The size and the shape of the box determines the potential tower configuration. The cardboard box tower pictured below was a combination of two long, narrow boxes taped together on their vertical axes. It just so happened that the combination of the two was the exact width of the table so it could be taped down to the lip of the table to make it secure. Holes were cut in the sides and on hole was cut on top of only one of the boxes. There was also a window cut between the boxes. Access to that inside hole was more of a challenge because the children had to reach into one of the boxes to use it for their play.
A box tower does not need to be made from multiple boxes. The box tower below was made from one computer box. For this box tower, the holes on the sides were smaller, but the holes on the bottom were larger and opened out into the table.
Here is another box tower made from one box. That is not exactly correct because I did add a channel box horizontally through it.
The child found a sieve and placed it on top of the box over the hole. She added sand and shook the sieve back and forth. When she was done, she was pleased to display what her machine produced.
Here is a box tower made from six boxes, six liquor store boxes. In a way it reminds me of a pyramid with steps on two sides. However the steps all have holes. The holes are formed by cardboard packing panels taped onto the top of the boxes. Things dropped through the holes fall down to the bottom of the table.
On the left, the children inserted a loose cardboard tube and filled it. They were experimenting with volume. On the right, the child referenced his own actions in the box through the hole above. He was honing his proprioception.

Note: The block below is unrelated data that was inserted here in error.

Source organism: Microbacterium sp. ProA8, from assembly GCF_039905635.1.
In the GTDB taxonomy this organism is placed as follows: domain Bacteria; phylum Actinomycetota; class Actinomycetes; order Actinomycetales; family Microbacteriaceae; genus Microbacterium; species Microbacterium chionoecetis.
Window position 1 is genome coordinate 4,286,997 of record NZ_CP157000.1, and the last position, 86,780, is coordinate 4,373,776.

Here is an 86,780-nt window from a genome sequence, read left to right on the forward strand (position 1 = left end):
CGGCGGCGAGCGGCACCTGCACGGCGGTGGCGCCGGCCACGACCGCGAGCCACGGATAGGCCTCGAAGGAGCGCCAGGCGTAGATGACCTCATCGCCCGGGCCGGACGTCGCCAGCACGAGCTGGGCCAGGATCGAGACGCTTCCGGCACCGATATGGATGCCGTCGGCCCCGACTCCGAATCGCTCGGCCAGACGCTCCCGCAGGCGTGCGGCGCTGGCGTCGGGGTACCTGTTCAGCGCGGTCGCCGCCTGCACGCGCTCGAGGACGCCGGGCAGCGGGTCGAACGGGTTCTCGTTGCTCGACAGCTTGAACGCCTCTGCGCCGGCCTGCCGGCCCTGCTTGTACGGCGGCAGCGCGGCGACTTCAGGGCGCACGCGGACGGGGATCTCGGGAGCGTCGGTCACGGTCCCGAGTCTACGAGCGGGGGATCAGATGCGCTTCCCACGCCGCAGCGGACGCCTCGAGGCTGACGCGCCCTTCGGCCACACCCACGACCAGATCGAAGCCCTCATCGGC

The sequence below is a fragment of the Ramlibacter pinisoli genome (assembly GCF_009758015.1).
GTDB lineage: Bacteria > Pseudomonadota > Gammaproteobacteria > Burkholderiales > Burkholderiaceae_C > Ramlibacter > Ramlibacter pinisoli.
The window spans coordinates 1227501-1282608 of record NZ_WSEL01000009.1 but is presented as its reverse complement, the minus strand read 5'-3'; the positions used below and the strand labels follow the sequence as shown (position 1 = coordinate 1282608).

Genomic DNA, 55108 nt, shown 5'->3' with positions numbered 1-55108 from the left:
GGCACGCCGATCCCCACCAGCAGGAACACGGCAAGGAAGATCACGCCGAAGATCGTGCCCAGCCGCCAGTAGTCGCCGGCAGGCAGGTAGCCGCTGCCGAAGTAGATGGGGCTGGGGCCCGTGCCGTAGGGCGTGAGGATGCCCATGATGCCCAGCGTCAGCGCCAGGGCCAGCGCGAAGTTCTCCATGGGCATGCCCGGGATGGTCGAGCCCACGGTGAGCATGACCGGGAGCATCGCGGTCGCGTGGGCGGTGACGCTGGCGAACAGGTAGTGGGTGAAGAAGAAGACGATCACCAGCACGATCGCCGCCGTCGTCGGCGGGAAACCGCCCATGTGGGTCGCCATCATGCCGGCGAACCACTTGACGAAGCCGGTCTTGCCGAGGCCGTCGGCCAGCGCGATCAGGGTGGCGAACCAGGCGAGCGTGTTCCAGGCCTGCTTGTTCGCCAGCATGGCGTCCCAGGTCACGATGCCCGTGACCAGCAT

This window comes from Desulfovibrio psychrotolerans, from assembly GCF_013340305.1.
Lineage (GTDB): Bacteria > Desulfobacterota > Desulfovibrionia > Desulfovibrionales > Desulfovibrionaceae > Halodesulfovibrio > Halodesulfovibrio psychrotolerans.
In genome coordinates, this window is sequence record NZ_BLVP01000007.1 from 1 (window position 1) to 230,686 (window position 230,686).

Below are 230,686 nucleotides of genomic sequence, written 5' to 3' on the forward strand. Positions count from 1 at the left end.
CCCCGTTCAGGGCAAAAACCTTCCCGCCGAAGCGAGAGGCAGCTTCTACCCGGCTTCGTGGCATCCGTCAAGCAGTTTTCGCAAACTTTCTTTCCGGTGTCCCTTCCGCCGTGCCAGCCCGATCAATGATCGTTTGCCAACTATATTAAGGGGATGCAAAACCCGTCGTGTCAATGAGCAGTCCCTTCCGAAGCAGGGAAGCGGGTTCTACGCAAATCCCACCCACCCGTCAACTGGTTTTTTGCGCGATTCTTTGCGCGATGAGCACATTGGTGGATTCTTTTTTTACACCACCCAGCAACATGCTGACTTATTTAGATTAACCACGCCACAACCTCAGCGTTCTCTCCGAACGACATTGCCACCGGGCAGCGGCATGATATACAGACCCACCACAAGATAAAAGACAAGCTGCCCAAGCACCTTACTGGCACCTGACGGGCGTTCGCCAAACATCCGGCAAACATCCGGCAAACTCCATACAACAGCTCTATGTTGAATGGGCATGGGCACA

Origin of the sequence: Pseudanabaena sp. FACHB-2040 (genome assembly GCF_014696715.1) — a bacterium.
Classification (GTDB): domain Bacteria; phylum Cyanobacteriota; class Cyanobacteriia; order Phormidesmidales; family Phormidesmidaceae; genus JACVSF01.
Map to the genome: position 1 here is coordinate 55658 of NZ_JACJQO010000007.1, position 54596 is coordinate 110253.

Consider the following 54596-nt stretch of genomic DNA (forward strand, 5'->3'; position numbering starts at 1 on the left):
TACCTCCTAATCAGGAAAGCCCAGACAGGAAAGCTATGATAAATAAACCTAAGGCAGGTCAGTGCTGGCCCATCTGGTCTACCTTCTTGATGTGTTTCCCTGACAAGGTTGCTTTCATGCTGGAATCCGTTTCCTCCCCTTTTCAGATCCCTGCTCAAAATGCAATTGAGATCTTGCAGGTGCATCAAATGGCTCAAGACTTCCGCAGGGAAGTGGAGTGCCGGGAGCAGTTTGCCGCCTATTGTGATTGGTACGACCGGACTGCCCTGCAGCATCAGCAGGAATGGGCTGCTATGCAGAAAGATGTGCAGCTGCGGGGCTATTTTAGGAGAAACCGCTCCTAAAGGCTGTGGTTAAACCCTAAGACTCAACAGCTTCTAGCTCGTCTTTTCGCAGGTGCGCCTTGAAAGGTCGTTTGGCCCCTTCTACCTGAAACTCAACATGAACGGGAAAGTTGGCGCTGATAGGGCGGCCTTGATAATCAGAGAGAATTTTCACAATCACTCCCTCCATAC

Here is one last box tower. This was made from six boxes that were larger and of different sizes. There were actually two towers, one in each sensory table, that were connected by a horizontal element in the form of a box bridge.
The child on the left examined the space inside the small tower by bending under the bridge. The child on the right put sand into the bridge, a much different experience than dropping it down a tower.
There is really no limit to what a person can build in terms of box towers. But why build in the first place? I would be disingenuous if I said I did not get a certain amount of satisfaction to see what I can come up with. Everybody needs a creative outlet and this has been mine over the past 28 years. I do have another motive which is just as important: I am extremely curious about how children explore and investigated spaces, both large and small. By offering built spaces, I get a chance to satisfy that curiosity. Given the time to explore and make it their own, the children manifest their own curiosity in ordinary and extraordinary ways. In other words, my curiosity feeds their curiosity. Since their curiosity is boundless, their is no limit for the play possibilities in and around these built structures.